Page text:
For anyone heading to Georgian Bay or western Muskoka, the Highway 27 route puts you in position to bypass Barrie entirely. Mr. Taylor suggests that where Highway 27 meets the 90, you jog west to Highway 28 and continue north. The road turns into Highway 26 west, which you’ll follow for three kilometres until heading east back to the 400 via Highway 22. From there it should be smooth sailing on a highway that’s been newly twinned to north of Parry Sound.

As for highway expansion, the only north/south project under way is an extension of Highway 404 to Ravenshoe Road. When it’s completed in two years, the dream of an alternative multi-lane route to Muskoka that goes east of Lake Simcoe will be 13 kilometres closer to realization (only 84 kilometres more to go).

Avoiding road traffic altogether isn’t possible for everyone, but trains and planes promise big payoffs for the right travellers.

The railroad tracks that delivered Ontario’s first wave of frilly-dressed cottagers to Muskoka are still in service. Ontario Northland trains leave Union Station at 8:40 a.m. every day except Saturday, bound for Washago, Gravenhurst, Bracebridge, Huntsville and beyond. It takes just over two hours to get to Gravenhurst and costs $41. More critical from an avoiding-traffic point of view, return trips head south late Sunday and Monday afternoons. It’s a civilized option for those who travel light, and can be picked up at the station.

A handful of air charters (including Georgian Bay Airways and Cameron Air) leave from the island’s Billy Bishop Airport and deposit customers at the dock of their choice. Flights take about an hour and cost roughly $350 per person for three to eight passengers.

To the east: Goodbye 401, hello apple orchards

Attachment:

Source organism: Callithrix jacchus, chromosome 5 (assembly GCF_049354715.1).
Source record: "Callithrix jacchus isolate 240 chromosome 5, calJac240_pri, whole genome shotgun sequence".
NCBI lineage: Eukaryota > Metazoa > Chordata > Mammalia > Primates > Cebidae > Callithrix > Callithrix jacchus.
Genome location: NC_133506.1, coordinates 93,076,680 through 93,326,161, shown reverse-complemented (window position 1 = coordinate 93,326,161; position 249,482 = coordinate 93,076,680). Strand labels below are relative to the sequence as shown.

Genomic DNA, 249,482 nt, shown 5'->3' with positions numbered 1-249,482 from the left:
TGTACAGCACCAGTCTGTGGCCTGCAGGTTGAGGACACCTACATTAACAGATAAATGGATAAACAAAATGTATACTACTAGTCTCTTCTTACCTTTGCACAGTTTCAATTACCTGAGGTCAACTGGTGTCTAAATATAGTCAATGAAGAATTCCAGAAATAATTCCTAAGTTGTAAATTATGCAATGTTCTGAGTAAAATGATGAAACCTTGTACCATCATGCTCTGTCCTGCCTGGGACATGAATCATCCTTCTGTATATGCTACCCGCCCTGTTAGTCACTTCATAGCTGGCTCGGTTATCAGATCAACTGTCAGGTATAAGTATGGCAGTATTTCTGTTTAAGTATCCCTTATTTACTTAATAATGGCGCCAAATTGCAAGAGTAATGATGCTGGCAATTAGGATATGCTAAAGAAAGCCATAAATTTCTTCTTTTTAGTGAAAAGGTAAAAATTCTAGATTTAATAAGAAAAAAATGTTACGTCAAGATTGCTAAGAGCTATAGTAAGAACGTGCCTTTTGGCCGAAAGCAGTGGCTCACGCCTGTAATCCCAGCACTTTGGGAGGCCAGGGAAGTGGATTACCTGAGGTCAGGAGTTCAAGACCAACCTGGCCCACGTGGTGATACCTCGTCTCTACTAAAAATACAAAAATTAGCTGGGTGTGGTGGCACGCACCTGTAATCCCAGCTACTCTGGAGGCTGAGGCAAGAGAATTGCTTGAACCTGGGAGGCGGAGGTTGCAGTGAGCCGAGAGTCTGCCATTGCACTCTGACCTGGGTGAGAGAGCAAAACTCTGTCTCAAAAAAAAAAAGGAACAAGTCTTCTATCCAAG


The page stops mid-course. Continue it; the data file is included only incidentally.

Over the course of three decades, Michelle Kelly watched her family cottage north of Kingston get farther and farther away.

“In my mind, it was always a three-hour drive,” says the executive editor of Cottage Life magazine. “Lately, I realized it was routinely five hours, depending when you left.”

“True cottagers have a secret passage to the cottage,” maintains Ms. Kelly. All it takes, she says, is a willingness to explore and see somewhere new while leaving soul-crushing traffic behind. To get to points between Belleville and Ottawa, she favours Highway 2, running south of Highway 401. “It’s a beautiful drive through apple country,” says Ms. Kelly.

Popular alternatives to the Highway 35/115 route to the Kawarthas and beyond include the Highway 57 route up the southeast shore of Lake Scugog, and the Highway 14 sneak across the Chemong Lake causeway at Bridgenorth.

Of course, before route-finding can get too fun, you have to clear the city. Kingston Road is one eastbound route out of the city on which the traffic lights can be less demoralizing than the brake lights on the DVP and 401.

To familiarize yourself with peak periods and routine backups, even on normal weekends, start studying the MTO’s important-sounding Traveller Road Information Portal (TRIP) site. In addition to construction updates, you can view Compass traffic cameras for as far east as Ajax.

Above all, don’t lose sight of the end goal. “People who love their cottages are willing to tackle the traffic,” says Ms. Kelly. “As soon as you see the lake and start your ritual, the traffic just falls away.”